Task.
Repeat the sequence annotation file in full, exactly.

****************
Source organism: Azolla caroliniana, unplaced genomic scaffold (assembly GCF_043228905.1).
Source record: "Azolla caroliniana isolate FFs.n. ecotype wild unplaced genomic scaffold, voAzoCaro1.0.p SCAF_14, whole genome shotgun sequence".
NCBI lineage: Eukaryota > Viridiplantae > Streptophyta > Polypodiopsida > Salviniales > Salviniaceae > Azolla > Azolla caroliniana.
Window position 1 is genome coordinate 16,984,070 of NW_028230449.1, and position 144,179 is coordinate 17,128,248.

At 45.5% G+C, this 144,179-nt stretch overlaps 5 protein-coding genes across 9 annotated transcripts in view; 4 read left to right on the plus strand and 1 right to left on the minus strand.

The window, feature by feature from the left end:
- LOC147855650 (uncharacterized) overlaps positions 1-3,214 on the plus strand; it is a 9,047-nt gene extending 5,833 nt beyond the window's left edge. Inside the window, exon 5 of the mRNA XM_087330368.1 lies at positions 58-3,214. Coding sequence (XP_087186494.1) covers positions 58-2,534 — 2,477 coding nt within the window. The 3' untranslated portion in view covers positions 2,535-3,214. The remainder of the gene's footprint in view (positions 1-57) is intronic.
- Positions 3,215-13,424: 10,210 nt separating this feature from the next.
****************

Source organism: Azolla caroliniana, unplaced genomic scaffold (assembly GCF_043228905.1).
Source record: "Azolla caroliniana isolate FFs.n. ecotype wild unplaced genomic scaffold, voAzoCaro1.0.p SCAF_14, whole genome shotgun sequence".
NCBI lineage: Eukaryota > Viridiplantae > Streptophyta > Polypodiopsida > Salviniales > Salviniaceae > Azolla > Azolla caroliniana.
Window position 1 is genome coordinate 16,984,070 of NW_028230449.1, and position 144,179 is coordinate 17,128,248.

At 45.5% G+C, this 144,179-nt stretch overlaps 5 protein-coding genes across 9 annotated transcripts in view; 4 read left to right on the plus strand and 1 right to left on the minus strand.

The window, feature by feature from the left end:
- LOC147855650 (uncharacterized) overlaps positions 1-3,214 on the plus strand; it is a 9,047-nt gene extending 5,833 nt beyond the window's left edge. Inside the window, exon 5 of the mRNA XM_087330368.1 lies at positions 58-3,214. Coding sequence (XP_087186494.1) covers positions 58-2,534 — 2,477 coding nt within the window. The 3' untranslated portion in view covers positions 2,535-3,214. The remainder of the gene's footprint in view (positions 1-57) is intronic.
- Positions 3,215-13,424: 10,210 nt separating this feature from the next.